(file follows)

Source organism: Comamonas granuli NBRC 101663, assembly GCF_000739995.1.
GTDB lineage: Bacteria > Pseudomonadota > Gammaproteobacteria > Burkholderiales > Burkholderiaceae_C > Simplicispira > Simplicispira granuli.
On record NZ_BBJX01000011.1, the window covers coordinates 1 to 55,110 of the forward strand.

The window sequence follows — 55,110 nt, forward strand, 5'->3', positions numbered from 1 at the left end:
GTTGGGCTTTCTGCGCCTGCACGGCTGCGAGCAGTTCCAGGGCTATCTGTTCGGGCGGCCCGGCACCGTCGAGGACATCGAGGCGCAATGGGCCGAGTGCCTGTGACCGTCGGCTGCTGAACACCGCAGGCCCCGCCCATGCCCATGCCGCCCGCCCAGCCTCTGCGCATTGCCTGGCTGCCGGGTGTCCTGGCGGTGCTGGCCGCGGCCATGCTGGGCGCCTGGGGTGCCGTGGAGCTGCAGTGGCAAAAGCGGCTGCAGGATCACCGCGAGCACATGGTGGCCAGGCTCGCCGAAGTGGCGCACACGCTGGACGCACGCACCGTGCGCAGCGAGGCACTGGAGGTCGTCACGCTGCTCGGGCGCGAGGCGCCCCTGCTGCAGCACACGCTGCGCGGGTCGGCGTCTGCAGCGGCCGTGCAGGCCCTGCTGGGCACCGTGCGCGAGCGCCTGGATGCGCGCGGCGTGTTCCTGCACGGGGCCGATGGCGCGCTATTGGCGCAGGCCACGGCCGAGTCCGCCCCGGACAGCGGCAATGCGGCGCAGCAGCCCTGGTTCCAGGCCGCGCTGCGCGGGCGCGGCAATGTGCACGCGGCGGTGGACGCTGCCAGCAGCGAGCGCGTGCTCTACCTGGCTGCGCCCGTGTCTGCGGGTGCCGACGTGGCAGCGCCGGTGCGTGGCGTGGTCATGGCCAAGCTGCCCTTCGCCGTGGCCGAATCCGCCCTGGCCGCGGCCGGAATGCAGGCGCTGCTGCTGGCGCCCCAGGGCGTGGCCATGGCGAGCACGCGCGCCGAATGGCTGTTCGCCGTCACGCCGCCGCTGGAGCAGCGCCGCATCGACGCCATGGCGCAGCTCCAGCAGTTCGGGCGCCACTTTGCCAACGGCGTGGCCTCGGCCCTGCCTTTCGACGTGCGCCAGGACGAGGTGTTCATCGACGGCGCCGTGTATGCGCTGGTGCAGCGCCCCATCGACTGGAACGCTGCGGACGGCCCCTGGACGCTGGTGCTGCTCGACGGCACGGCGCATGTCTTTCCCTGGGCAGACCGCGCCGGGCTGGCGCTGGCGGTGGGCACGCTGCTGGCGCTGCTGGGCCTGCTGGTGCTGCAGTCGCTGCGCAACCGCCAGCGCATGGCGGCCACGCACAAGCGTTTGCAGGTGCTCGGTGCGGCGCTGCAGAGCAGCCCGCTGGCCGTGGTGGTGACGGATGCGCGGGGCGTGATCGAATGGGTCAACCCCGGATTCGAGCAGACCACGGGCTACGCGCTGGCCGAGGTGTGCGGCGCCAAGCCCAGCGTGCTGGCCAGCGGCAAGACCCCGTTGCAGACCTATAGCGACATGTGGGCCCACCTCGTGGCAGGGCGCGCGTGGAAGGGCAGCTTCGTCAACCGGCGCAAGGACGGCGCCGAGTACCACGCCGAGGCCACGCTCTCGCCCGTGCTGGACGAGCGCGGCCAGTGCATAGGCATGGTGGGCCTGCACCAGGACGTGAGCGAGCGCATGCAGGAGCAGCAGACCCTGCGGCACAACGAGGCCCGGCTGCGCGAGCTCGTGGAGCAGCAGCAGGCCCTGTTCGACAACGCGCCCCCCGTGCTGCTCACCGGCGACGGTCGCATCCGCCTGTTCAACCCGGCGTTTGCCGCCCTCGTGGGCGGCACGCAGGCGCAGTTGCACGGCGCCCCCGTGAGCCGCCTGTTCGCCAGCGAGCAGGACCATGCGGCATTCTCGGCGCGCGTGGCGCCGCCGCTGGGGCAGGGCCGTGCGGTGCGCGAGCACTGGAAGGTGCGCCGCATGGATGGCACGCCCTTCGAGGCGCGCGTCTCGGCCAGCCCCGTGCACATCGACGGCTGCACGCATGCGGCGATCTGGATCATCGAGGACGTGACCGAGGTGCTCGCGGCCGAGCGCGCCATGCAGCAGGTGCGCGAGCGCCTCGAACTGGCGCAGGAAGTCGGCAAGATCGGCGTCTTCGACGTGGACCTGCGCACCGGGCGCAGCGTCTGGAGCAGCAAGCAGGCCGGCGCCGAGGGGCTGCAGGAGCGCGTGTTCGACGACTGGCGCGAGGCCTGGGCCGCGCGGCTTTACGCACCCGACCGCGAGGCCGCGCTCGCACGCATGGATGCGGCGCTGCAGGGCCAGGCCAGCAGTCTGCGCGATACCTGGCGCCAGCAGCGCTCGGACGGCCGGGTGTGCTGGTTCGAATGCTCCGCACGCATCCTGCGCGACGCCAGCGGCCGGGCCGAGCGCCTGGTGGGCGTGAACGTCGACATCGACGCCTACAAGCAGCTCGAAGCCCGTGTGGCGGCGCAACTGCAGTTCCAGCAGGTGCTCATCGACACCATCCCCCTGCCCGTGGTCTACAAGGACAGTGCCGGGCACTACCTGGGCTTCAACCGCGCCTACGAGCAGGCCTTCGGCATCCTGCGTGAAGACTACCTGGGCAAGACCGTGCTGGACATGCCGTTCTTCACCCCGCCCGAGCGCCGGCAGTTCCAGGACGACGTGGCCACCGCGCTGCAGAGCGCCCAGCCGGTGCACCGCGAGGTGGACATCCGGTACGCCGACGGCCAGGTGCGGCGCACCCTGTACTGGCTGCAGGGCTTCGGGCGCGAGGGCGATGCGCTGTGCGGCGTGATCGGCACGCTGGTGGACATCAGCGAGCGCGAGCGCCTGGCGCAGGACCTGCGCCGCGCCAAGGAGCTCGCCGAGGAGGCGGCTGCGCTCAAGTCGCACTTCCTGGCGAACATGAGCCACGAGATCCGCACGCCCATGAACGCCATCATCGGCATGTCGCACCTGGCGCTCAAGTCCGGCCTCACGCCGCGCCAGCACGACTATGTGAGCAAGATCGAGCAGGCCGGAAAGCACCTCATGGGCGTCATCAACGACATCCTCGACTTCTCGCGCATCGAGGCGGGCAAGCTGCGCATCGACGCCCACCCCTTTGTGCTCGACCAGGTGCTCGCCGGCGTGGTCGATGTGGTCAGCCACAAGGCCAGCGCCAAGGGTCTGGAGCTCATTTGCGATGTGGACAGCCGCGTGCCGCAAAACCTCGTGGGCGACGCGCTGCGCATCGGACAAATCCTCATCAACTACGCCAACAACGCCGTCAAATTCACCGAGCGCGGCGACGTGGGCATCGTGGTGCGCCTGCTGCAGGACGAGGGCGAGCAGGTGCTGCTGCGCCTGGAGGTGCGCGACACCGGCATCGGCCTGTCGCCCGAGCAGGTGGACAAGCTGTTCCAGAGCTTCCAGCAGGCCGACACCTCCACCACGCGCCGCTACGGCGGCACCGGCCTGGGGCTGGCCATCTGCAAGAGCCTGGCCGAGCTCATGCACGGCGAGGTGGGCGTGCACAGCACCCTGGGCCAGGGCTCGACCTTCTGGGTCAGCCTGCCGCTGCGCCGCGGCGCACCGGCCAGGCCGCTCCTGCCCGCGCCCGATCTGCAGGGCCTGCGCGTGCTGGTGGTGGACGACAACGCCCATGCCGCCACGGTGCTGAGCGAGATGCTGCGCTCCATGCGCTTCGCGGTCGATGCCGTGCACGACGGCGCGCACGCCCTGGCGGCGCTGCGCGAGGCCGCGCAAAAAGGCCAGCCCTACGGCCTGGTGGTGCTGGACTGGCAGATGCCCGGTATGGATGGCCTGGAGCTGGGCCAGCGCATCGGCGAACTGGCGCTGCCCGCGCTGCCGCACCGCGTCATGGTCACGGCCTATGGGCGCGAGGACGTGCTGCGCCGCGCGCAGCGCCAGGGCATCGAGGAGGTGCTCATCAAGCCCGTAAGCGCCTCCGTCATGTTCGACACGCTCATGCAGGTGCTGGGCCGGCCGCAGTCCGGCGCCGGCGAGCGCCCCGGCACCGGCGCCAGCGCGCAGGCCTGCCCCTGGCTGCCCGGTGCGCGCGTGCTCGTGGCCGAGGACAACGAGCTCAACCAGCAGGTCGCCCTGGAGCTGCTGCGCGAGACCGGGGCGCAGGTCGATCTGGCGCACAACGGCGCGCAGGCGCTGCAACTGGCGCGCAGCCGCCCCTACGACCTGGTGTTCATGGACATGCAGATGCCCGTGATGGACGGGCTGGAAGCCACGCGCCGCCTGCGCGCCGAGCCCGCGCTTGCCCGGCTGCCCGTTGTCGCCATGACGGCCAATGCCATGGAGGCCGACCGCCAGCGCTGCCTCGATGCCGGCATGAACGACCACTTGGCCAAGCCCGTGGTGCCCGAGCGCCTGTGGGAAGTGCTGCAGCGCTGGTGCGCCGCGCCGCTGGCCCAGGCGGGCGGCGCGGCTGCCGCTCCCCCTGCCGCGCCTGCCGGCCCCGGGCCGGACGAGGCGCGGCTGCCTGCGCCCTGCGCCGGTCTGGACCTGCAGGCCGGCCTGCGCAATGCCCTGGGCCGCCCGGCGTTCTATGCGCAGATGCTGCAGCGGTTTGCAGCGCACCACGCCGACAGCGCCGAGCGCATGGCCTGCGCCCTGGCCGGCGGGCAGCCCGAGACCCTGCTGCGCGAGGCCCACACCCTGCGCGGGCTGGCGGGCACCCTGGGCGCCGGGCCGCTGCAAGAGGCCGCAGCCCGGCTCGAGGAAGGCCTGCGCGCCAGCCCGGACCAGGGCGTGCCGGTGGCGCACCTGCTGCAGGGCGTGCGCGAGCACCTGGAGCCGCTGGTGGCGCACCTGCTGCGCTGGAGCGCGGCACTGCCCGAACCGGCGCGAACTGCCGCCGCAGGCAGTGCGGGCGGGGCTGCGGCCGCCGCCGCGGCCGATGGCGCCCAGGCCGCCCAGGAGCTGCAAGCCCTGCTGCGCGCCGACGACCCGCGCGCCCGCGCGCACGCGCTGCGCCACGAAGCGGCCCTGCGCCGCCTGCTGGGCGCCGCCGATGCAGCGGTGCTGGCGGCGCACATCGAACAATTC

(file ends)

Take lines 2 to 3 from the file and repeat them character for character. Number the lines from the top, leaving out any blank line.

GTDB lineage: Bacteria > Pseudomonadota > Gammaproteobacteria > Burkholderiales > Burkholderiaceae_C > Simplicispira > Simplicispira granuli.
On record NZ_BBJX01000011.1, the window covers coordinates 1 to 55,110 of the forward strand.